Leader Volume 8, Number 5
My company has a
vision that’s detailed in the annual report, is shown on a
plaque hanging in the building lobby, and was distributed as a
colorful flyer to each employee.
Included in that
vision, is the statement, “We will treat our customers as we
treat each other.” It’s
a nice touch, thinking of customers as friends and colleagues.
It’s also a wonderful way to think of our coworkers--as
seem, then, that our company should be a wonderful place to work? The vision hints at a very collegial environment.
Twenty percent of
our employees were just let go, with very little notice. This was an unexpected blow.
We can all understand that the company isn’t a charity
and should not provide any kind of tenure, but it seems that there
could be a more civil way to cut costs; or if people were to be
let go, they should be given decent warning.
Even the rationale for cutting certain people hasn’t been
explained, at least to most of the surviving employees.
wasn’t fired. But
even we survivors feel the loss of our coworkers.
Before the axing, my department was a pretty chatty
environment. Now, we mostly keep to ourselves as we mull over our
“luck” and the people whose company we now miss.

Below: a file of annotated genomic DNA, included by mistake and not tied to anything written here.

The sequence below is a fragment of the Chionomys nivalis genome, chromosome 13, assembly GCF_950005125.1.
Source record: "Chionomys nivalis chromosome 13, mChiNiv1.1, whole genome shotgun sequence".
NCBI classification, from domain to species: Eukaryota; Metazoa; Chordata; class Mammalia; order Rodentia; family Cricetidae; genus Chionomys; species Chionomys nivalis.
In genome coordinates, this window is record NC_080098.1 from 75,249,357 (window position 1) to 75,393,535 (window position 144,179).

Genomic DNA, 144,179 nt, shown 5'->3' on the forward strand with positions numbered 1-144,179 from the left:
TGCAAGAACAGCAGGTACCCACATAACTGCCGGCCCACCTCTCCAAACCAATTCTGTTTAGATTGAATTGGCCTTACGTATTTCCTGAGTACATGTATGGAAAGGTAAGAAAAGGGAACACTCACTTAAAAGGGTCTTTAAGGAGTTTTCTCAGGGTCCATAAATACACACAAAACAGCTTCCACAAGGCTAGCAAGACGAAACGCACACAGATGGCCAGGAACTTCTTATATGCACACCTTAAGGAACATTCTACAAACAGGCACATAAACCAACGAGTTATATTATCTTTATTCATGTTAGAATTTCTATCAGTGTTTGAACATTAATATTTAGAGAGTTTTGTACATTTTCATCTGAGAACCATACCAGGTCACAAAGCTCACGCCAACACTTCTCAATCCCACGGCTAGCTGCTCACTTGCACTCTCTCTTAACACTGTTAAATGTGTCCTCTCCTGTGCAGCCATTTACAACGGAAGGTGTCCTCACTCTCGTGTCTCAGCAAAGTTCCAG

We also worry
about the next axing, if there is one.
Which of us will be spared?
I have a feeling that we’re not as collegial as we once
that’s a result of now caring more for our own skins over our
individuals, rather than groups, we’ve got to look good to
survive any future downsizing.
Our team-working abilities have greatly decreased.
What got me to
write this Forum was that today I read in the Wall
Street Journal that our CEO was to receive an 85% salary
increase! How do you
think that makes us feel? How
do you think it makes the ex-employees feel?
Should we really
be treating “our customers as we treat each other?”
The company vision is a joke.
Remember those flyers with the vision?
I’ve seen a number of them anonymously pasted on the
walls and marked up with some pretty smart-alecky comments.
I wonder if
we’ll soon be getting a new vision statement.
Perhaps it can go, “Whatever is good for the CEO is
good.” Meanwhile, I can’t imagine that we’ll ever again take a
vision statement seriously. We
also will never be in synch with the CEO’s desires. We’re
mostly thinking of our necks, not of new ways of doing things.
That’s no climate for innovation.
And I can’t imagine that any consulting firm will be able
to get the company to enjoy that innovative spirit again.
What a shame!